Where James Earl Ray is concerned, it is not at all certain that a full-dress trial would have provided any truly satisfying historical answers to the mysteries of the King assassination. The prosecution's case, which the jury had read before the guilty plea was accepted, introduced no evidence that Ray had been party to a conspiracy. The defense apparently had no intention of attempting to show that Ray had murdered Dr. King at the behest of others; indeed, it would not have made much sense for the defense to have done so, since the fact of Ray's participation in a conspiracy would in no way have affected the murder charge. An open trial could only have facilitated a judgment as to whether or not Ray was guilty, as charged, of having fired the shot that killed Dr. King.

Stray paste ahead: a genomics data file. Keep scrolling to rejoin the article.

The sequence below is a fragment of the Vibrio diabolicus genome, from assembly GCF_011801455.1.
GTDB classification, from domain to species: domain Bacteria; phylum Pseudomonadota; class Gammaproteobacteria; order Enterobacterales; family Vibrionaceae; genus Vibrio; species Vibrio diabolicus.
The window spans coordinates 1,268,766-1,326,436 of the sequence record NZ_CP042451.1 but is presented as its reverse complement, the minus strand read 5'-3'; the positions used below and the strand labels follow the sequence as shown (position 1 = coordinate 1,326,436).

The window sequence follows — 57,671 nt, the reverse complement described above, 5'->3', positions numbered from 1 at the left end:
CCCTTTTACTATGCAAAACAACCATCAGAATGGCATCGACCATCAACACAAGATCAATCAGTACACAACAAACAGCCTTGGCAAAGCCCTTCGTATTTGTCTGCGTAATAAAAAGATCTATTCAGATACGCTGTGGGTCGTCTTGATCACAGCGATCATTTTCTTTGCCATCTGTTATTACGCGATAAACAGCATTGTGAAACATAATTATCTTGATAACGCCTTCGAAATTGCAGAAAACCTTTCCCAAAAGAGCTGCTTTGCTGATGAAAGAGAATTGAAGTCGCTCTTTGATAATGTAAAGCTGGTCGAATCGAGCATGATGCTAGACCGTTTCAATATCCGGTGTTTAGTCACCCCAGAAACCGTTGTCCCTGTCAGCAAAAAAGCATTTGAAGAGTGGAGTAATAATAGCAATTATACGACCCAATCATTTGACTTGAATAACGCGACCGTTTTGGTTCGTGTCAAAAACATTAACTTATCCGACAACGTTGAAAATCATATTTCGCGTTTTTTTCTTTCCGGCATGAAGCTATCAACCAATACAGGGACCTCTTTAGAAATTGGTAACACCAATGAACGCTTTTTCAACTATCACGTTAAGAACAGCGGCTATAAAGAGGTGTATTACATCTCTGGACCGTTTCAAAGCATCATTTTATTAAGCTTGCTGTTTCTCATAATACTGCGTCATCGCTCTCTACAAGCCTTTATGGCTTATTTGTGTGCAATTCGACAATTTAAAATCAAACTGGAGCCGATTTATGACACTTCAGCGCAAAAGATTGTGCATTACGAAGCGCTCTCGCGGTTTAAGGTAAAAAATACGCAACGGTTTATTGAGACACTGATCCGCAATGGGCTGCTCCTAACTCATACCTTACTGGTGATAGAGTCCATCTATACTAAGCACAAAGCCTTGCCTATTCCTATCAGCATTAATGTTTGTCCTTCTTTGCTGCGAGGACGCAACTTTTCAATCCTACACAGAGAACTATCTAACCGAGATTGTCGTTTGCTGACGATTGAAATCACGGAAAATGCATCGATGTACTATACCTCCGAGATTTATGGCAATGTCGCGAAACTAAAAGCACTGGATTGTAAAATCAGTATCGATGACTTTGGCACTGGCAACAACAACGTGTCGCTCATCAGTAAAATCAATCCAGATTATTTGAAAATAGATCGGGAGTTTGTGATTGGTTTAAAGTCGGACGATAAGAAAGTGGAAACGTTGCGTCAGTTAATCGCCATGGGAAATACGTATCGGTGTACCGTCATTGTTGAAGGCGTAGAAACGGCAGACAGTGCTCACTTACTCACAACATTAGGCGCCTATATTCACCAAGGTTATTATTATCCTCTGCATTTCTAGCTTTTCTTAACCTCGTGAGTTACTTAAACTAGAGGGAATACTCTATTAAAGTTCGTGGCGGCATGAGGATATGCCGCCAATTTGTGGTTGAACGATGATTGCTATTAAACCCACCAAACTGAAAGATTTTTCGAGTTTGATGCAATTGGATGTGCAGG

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In one of the few systematic efforts that have been made to evaluate the fact-finding efficacy of criminal trials, Professor Herbert Packer of Stanford Law School examined some of the more prominent cases involving accused Communist subversives during the McCarthy era1; he found that a trial, considered as a means of establishing historical truths, inevitably encounters one of two problems: “either it leaves out too much to be informative or it includes too much to be orderly.” To be effective, a criminal charge must be drawn as narrowly as possible. Rules of relevancy are such that a complete historical exposition can rarely emerge in the course of a trial. Even in cases—like the Smith Act conspiracy trials—where a great deal of information was allowed to be introduced, Packer found that the adversary process “simply is not well adapted to the intelligible sequential ordering of complex factual information”; those bits and pieces that have emerged in such trials fail to yield a comprehensive truth. Packer concluded that the criminal trial, as an instrument of fact-finding, was unequal to the demands placed upon it. Since most criminal trials are settled by a guilty plea or by a plea negotiated by the counsels, a comprehensive search for facts is not called for, or needed. In “routine” cases, ones that do not generate public controversy, the verdict of the court is generally accepted, and soon forgotten, by the public: the fact that a decision has been rendered is more important than the nature of the verdict itself. It is only in the most celebrated cases, usually those which touch upon widely held political or moral convictions, and in which the crime is linked to a larger symbolic cause, that the verdict is likely to be challenged. Yet even in such cases, the attack usually centers upon the question of the fairness with which the trial was conducted rather than upon the question of whether the court as an institution possesses the necessary fact-finding apparatus to determine satisfactory truths about a complex event.